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A child of its time: the early years of Planning Aid

Kelvin MacDonald is a Senior Departmental Fellow at the Department of Land Economy, Cambridge and the Specialist Adviser on planning to the House of Commons Levelling Up, Housing and Communities Select Committee. He was previously an Examiner Inspector with the Planning Inspectorate and Chief Policy Adviser to the RTPI. He is a Fellow of the Academy of Social Sciences and of the RTPI.

The prisoner of Marsham Towers

In 1979 I wrote to the great David Hall, then Director of the Town a Country Planning Association (TCPA), asking him to rescue me from my life as a civil servant. 

I had been working in the then Department of the Environment for five years and had realised that a career in Marsham Street was not for me (probably at about the same time that the DoE realised that about me).

The reason why I wrote to the TCPA was because it seemed to believe in an approach to planning that was not based on whether a precise wording of structure plan policies was acceptable but in one that started with people.

(Kelvin pictured in 1979, the year he wrote to TCPA Director David Hall)

Planning Aid

This was epitomised to me by the fact that six years before I wrote my plea, the TCPA had started a Planning Aid Unit under the leadership of a young planner named David Lock.

Now, in 2023, we are celebrating the 50th birthday of the founding of Planning Aid – a service built on the principle that everyone should have access to the planning system regardless of their ability to pay, and for the purpose of empowering people to effectively engage with the planning process. 

Radical and Fundamental

To me, Planning Aid was, and still is, such a radical and fundamental idea - almost turning the idea of the relationship between the professional and the client on its head with volunteers and professionals giving free advice to communities and individuals.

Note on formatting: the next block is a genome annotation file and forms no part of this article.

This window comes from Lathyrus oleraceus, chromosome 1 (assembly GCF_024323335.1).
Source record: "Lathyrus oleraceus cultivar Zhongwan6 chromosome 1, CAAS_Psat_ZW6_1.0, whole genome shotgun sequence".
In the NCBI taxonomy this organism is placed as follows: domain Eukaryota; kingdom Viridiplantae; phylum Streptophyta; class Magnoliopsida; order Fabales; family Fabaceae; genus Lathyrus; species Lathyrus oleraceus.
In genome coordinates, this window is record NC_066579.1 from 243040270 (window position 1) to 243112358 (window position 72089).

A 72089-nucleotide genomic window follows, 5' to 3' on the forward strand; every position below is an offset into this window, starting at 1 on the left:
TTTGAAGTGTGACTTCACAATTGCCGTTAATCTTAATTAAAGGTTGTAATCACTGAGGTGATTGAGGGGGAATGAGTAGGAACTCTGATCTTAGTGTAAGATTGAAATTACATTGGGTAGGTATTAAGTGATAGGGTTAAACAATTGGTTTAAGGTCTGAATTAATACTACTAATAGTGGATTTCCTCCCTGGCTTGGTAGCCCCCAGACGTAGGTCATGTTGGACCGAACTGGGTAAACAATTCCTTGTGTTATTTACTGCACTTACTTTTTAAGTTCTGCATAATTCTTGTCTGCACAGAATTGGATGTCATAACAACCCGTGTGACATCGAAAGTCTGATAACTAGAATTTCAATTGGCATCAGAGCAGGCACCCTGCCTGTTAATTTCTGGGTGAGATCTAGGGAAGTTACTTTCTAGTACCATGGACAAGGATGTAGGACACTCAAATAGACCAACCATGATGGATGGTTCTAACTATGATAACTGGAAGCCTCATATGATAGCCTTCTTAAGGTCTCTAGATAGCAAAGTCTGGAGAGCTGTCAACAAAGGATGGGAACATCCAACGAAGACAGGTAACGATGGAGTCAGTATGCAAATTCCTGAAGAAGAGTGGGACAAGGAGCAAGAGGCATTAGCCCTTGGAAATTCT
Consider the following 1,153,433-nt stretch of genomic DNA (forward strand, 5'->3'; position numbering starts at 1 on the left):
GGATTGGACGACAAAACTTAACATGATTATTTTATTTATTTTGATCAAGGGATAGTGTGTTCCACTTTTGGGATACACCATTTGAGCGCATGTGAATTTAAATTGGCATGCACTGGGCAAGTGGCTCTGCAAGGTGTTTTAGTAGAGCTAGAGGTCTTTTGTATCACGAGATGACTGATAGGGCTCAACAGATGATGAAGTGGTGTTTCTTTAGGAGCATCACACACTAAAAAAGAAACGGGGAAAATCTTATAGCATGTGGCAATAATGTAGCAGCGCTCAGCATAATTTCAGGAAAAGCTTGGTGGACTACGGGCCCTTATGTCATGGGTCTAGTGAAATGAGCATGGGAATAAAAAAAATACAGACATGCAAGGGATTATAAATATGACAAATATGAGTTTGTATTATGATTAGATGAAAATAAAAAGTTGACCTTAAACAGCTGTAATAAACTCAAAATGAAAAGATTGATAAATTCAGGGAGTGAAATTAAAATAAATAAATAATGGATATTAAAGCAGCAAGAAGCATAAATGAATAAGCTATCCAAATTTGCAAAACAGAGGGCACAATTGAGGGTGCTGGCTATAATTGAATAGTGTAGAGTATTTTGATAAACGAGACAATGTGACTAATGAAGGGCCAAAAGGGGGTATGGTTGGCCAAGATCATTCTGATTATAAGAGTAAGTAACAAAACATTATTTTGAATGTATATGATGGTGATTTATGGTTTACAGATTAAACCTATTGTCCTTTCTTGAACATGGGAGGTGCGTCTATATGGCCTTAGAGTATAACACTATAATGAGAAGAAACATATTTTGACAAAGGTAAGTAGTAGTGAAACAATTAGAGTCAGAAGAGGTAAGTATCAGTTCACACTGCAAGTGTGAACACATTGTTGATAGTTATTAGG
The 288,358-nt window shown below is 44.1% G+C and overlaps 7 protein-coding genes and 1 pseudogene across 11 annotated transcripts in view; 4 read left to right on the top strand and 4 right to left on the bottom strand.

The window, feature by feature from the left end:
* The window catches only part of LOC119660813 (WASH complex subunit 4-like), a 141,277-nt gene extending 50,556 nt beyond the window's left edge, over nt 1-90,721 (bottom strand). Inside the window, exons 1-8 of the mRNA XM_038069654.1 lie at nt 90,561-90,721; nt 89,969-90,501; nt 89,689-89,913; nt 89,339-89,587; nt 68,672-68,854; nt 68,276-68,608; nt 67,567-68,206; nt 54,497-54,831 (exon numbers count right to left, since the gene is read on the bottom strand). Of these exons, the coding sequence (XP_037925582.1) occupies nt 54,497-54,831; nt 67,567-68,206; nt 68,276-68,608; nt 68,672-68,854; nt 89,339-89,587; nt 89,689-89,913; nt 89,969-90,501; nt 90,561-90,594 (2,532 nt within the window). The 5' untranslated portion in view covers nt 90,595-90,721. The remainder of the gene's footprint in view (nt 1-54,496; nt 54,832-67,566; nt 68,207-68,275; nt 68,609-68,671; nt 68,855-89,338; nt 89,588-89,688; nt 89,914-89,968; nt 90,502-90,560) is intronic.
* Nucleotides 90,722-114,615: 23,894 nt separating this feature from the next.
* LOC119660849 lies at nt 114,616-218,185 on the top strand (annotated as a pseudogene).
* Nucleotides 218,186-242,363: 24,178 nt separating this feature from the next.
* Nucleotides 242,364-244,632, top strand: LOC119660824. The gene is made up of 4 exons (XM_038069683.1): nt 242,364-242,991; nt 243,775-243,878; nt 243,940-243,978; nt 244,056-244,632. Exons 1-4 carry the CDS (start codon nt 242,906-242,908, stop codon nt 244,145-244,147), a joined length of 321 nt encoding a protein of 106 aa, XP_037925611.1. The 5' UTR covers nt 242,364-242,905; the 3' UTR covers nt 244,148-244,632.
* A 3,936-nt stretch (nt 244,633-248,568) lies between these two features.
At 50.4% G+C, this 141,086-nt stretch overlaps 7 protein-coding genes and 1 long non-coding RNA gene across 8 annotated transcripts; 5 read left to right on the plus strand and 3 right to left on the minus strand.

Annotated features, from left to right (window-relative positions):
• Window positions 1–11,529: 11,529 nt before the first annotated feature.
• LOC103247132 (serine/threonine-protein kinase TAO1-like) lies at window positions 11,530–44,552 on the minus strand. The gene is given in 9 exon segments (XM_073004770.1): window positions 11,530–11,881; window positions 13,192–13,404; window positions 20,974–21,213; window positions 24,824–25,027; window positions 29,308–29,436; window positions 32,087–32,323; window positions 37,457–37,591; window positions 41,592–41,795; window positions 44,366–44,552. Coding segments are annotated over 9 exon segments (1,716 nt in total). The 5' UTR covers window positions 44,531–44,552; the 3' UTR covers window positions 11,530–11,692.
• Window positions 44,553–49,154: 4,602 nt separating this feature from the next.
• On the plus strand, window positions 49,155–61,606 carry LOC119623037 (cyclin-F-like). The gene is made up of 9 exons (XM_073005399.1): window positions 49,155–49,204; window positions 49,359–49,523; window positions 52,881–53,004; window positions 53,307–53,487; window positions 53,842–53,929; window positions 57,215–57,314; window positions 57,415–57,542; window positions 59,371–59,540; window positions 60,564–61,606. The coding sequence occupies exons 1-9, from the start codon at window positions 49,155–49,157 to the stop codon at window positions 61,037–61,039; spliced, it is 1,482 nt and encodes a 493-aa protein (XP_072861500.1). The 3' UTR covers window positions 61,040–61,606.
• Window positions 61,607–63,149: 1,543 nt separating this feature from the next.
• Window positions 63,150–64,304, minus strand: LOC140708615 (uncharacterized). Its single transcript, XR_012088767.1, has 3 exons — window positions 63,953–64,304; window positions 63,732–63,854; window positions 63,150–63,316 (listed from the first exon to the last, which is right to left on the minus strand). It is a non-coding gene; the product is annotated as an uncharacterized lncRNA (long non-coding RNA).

It is to the eternal credit of the TCPA that it took this step and to the eternal credit of the RTPI not only that its professional members embraced and took on this concept but that one of the very first public calls for such a service came from an RTPI President, Jim Amos, then the City Planning Officer of Liverpool, in his Presidential address in 1971.

A child of its time

Planning Aid was an idea whose time had come.  When the TCPA started talking in 1969 about transferring the concept of legal aid to planning, it was only four years after Paul Davidoff had published his call for a form of planning that he had called advocacy planning and only eight years since Jane Jacobs had challenged the shibboleths of planning in her book, The Death and Life of Great American Cities

Much nearer to home, the report of the Committee on Public Participation in Planning chaired by Arthur Skeffington MP was published in 1969.  The TCPA itself had already pushed the boundaries of thinking about the strengths and need of communities in planning their own places by setting up the Environmental Education Unit led by the anarchist thinker, educator and writer Colin Ward – whose 1978 book The Child in the City opened up a new view of power in the city.

Participation and Education

I can’t help reflecting that one of the lessons from this heady period half a century ago is that we have forgotten - or failed to learn - how public participation must go hand-in-hand with education with all those involved sharing their knowledge, sense and experience.

This initial RTPI blog celebrating 50 years of Planning Aid services is itself the start of a year of celebration, of reflection on lessons and of looking forward to how this radical practice may progress in the future.

Planning aid itself has taken many leaps forward and suffered a number of set backs and has innumerable stories to tell.  Other bloggers will do these justice over the coming year and beyond.  Today however, I am pleased to advise readers that planning aid services operate across the Britain via Planning Aid England, Planning Aid for London, PAS (Planning Aid Scotland), and Planning Aid Wales. Community Places  provides a similar service in Northern Ireland.

But finally, what happened to my plea to David Hall 44 years ago to spring me my from confinement in Marsham Towers?  Amazingly, David Hall wrote back and asked me to come in for a job interview – and my career changed for ever – including joining the staff of the RTPI over 20 years ago with responsibility, amongst other things, for Planning Aid.

Find out about Planning Aid England services. 

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